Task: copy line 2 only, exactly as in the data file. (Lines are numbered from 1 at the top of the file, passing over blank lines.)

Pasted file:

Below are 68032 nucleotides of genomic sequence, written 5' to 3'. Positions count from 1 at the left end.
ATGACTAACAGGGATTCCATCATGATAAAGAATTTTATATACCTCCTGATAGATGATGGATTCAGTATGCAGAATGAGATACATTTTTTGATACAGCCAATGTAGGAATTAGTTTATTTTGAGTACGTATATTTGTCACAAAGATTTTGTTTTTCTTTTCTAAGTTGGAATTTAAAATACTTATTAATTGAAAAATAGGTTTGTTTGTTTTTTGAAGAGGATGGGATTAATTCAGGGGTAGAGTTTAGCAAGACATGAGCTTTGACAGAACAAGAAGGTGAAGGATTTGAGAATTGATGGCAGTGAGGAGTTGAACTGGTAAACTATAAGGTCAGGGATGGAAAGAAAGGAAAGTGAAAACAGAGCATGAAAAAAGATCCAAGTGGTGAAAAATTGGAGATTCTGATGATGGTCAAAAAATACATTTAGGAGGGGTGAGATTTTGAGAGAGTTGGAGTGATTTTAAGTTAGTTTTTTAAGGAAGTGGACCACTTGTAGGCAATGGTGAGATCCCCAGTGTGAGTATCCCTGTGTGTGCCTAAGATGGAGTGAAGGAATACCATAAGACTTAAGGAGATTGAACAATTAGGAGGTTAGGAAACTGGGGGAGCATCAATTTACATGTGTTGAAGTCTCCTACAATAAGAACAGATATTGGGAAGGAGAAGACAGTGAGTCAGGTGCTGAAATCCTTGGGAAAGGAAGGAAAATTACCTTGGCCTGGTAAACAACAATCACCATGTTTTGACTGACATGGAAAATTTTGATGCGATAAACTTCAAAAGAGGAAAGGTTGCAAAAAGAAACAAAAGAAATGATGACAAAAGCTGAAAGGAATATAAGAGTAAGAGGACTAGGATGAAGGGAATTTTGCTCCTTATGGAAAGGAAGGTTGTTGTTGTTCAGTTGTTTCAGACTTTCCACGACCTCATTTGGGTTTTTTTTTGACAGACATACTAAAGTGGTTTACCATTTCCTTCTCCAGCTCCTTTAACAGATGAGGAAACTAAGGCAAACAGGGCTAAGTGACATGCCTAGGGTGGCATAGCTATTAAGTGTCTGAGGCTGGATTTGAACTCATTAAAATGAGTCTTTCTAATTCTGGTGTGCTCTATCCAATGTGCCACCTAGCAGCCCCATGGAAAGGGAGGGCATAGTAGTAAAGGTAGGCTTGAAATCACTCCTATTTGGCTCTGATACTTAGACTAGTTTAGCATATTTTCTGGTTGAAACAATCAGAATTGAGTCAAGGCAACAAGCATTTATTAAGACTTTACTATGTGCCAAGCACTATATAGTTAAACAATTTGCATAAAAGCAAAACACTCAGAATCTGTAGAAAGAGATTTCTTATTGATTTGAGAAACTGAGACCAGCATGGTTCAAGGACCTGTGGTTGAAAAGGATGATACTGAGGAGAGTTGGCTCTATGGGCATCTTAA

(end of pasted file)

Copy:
ATGACTAACAGGGATTCCATCATGATAAAGAATTTTATATACCTCCTGATAGATGATGGATTCAGTATGCAGAATGAGATACATTTTTTGATACAGCCAATGTAGGAATTAGTTTATTTTGAGTACGTATATTTGTCACAAAGATTTTGTTTTTCTTTTCTAAGTTGGAATTTAAAATACTTATTAATTGAAAAATAGGTTTGTTTGTTTTTTGAAGAGGATGGGATTAATTCAGGGGTAGAGTTTAGCAAGACATGAGCTTTGACAGAACAAGAAGGTGAAGGATTTGAGAATTGATGGCAGTGAGGAGTTGAACTGGTAAACTATAAGGTCAGGGATGGAAAGAAAGGAAAGTGAAAACAGAGCATGAAAAAAGATCCAAGTGGTGAAAAATTGGAGATTCTGATGATGGTCAAAAAATACATTTAGGAGGGGTGAGATTTTGAGAGAGTTGGAGTGATTTTAAGTTAGTTTTTTAAGGAAGTGGACCACTTGTAGGCAATGGTGAGATCCCCAGTGTGAGTATCCCTGTGTGTGCCTAAGATGGAGTGAAGGAATACCATAAGACTTAAGGAGATTGAACAATTAGGAGGTTAGGAAACTGGGGGAGCATCAATTTACATGTGTTGAAGTCTCCTACAATAAGAACAGATATTGGGAAGGAGAAGACAGTGAGTCAGGTGCTGAAATCCTTGGGAAAGGAAGGAAAATTACCTTGGCCTGGTAAACAACAATCACCATGTTTTGACTGACATGGAAAATTTTGATGCGATAAACTTCAAAAGAGGAAAGGTTGCAAAAAGAAACAAAAGAAATGATGACAAAAGCTGAAAGGAATATAAGAGTAAGAGGACTAGGATGAAGGGAATTTTGCTCCTTATGGAAAGGAAGGTTGTTGTTGTTCAGTTGTTTCAGACTTTCCACGACCTCATTTGGGTTTTTTTTTGACAGACATACTAAAGTGGTTTACCATTTCCTTCTCCAGCTCCTTTAACAGATGAGGAAACTAAGGCAAACAGGGCTAAGTGACATGCCTAGGGTGGCATAGCTATTAAGTGTCTGAGGCTGGATTTGAACTCATTAAAATGAGTCTTTCTAATTCTGGTGTGCTCTATCCAATGTGCCACCTAGCAGCCCCATGGAAAGGGAGGGCATAGTAGTAAAGGTAGGCTTGAAATCACTCCTATTTGGCTCTGATACTTAGACTAGTTTAGCATATTTTCTGGTTGAAACAATCAGAATTGAGTCAAGGCAACAAGCATTTATTAAGACTTTACTATGTGCCAAGCACTATATAGTTAAACAATTTGCATAAAAGCAAAACACTCAGAATCTGTAGAAAGAGATTTCTTATTGATTTGAGAAACTGAGACCAGCATGGTTCAAGGACCTGTGGTTGAAAAGGATGATACTGAGGAGAGTTGGCTCTATGGGCATCTTAA